Guernsey Political Reporter
An independent review into good governance of Guernsey's Health and Social Care committee has found it scored low in engagement.
Leading civil servants and politicians were asked a number of questions in the review relating to good governance.
The lower scores came when asked how well the committee acts independently from external influencers, engagement with the public, patients and partners and how well the code of conduct supports good governance.
The committee did score highly in transparency effectiveness and integrity.
Recommendations were made to strengthen engagement in all areas and improve clarity of roles and responsibilities.
This was the first review of its kind with all other major committees yet to undertake one.Copyright: Guernsey Health and Social Care
BBC Radio JerseyCopyright: Jersey Fire & Rescue
The States of Jersey is to challenge a Royal Court ruling about pensions for firemen.
In 2016, the States agreed there was not enough money in the pensions pot for States workers and forced them to accept a different, less lucrative deal.
The Employment Board told workers that, because of that move, instead of getting a pension based on their final salary, it would be based on average salary instead.
The board acknowledged that would not be worth as much, but said the cut was necessary. Firefighters challenged the change, saying it went against their agreed conditions.
The Employment Tribunal agreed and the States referred the matter to the Royal Court. That again ruled in favour of the firefighters.
Now the board has decided to take the matter even further, to the Court of Appeal.
It is not known how much this legal process is costing taxpayers.
The Employment Board said it would not comment any further until the case was resolved.
BBC Radio Jersey
Jersey bus passengers could soon be travelling in larger, electrically powered vehicles.
After the release of its latest social impact report, Liberty Bus says it wants to capitalise on some of its recent successes.
Manager Kevin Hart hopes to deal with overcrowded buses by bringing in bigger ones that can take more people.Copyright: BBC
BBC News Online
Winds of force six can be expected soon, Jersey Met said.Copyright: Jersey Met
BBC Radio Guernsey
A Guernsey politician is asking why a new reciprocal health agreement with the UK has not been put in place.
The old agreement, which saw islanders travelling to the UK and vice versa not having to pay for health care, ended in 2009.
The UK government ended the agreement, saying it was not cost-effective. It means anyone travelling from Guernsey to the UK or the reverse has to pay the full cost of any healthcare needed.
Deputy Rob Prow said he had placed a series of questions to the Committee for Employment and Social Security about trying to get it reinstated.Copyright: PAQuote Message: We've had some encouraging information that, in fact, the UK Department of Health are prepared to speak to us about this. So it seems to me that we really, really need to be addressing issues and giving some comfort to those people who are having difficulty travelling to the UK getting private insurance. They just want to know that, if they are taken unwell or have an accident in the UK, they have some sort of cover." from Deputy Rob Prow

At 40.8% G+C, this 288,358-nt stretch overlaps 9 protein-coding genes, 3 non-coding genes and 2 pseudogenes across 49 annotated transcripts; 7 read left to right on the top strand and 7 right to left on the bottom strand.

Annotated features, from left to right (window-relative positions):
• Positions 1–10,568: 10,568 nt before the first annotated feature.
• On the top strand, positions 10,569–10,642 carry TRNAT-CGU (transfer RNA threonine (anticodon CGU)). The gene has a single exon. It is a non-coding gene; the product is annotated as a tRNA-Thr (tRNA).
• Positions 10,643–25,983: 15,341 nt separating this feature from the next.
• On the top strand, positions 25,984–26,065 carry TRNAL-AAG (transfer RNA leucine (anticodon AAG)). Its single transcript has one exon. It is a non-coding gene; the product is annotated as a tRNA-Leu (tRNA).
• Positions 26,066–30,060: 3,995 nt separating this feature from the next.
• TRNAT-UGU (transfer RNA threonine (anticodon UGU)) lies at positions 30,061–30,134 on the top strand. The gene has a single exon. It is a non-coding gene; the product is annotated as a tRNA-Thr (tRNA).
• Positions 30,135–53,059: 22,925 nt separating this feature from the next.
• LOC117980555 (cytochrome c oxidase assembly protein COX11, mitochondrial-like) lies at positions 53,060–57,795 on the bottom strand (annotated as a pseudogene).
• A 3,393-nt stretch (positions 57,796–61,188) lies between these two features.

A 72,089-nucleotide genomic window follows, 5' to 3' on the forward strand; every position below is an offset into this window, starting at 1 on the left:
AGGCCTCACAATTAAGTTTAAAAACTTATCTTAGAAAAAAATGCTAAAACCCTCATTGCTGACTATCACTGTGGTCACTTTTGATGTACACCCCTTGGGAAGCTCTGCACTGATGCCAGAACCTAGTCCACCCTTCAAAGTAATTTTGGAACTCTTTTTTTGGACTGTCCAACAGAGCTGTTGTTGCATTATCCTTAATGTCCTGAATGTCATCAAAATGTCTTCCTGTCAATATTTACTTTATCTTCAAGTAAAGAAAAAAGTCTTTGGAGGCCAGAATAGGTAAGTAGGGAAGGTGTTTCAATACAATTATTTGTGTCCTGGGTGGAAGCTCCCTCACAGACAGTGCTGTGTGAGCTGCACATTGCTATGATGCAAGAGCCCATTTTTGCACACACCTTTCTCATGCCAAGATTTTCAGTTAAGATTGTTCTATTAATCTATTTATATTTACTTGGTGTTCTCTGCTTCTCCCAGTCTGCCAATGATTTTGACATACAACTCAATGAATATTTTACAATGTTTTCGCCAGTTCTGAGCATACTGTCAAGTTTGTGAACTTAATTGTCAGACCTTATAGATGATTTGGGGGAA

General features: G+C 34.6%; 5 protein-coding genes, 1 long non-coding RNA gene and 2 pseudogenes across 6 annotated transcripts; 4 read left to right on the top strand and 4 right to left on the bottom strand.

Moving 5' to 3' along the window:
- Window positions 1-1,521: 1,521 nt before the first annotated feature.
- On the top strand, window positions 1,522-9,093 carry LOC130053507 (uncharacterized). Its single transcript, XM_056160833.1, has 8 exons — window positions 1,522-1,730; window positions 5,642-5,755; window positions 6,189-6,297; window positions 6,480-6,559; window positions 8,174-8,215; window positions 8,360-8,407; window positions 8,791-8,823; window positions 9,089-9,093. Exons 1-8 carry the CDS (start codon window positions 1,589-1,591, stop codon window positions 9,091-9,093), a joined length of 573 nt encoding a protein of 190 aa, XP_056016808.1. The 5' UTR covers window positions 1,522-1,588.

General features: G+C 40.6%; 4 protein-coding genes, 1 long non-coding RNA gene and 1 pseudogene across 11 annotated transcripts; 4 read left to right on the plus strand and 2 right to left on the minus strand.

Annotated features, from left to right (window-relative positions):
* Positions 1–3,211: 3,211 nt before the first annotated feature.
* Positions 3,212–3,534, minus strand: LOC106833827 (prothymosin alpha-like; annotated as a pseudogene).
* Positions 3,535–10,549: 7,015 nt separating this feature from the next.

The States of Guernsey website said people travelling were "strongly advised to obtain medical insurance for any trip away from the islands ... to cover our treatment and the cost of repatriation".
BBC Radio Jersey reporter
Jersey's planning minister has outlined how he intends to deliver the next Island Plan.
While there's no detail of what it might look like, Deputy John Young has set a timeline for when details should start to become clear - and what officials are going to have to do to deliver it.
The Island Plan is the blueprint which sets out where people can and can't build.
It's updated every 10 years - with the next one due before the States in 2021.Copyright: Jersey States
Deputy John Young has said there will be four stages - starting with a number of reports and studies that'll be done between now and the autumn.
They will establish what Jersey needs from it - before a draft plan is drawn up and published by the summer of 2020.
Deputy Young said it's essential people have their say on it during these early stages.
Once that's happened, it'll be reviewed by an independent inspector then put before the island's government.
BBC Radio Jersey
A new category of housing could be introduced in Jersey to deal with staff shortages in the island's hospitality industry.
Senator Lyndon Farnham, who is responsible for the sector, has been reacting to concerns some businesses are struggling to recruit staff because they could not find anywhere to live.
There are currently more than 200 hospitality jobs being advertised on the States website - about 100 more than this time last year.
Some businesses said people were applying for jobs, but also would ask if employers somewhere for them to stay, which they could not offer.
Senator Farnham suggested purpose-built accommodation was essential to attracting and keeping the seasonal staff the sector needs.
A fine Thursday morning with some hazy spells of sunshine.Copyright: BBC
A little more cloud is expected in afternoon but it will remain dry and bright with some hazy sunny spells. Feeling cooler compared to Wednesday.
Maximum temperature: 13 to 16C (55 to 61F).
BBC News Online
Discussions are under way between the States of Guernsey and Flybe to continue its route to and from London Heathrow.
The service began at the start of April, with 2,837 passengers opting to use it in the first full month of operation.
Guernsey's government said the figures are "meeting expectations" and have led to talks with the airline about extending the schedule into the winter months.Copyright: BBC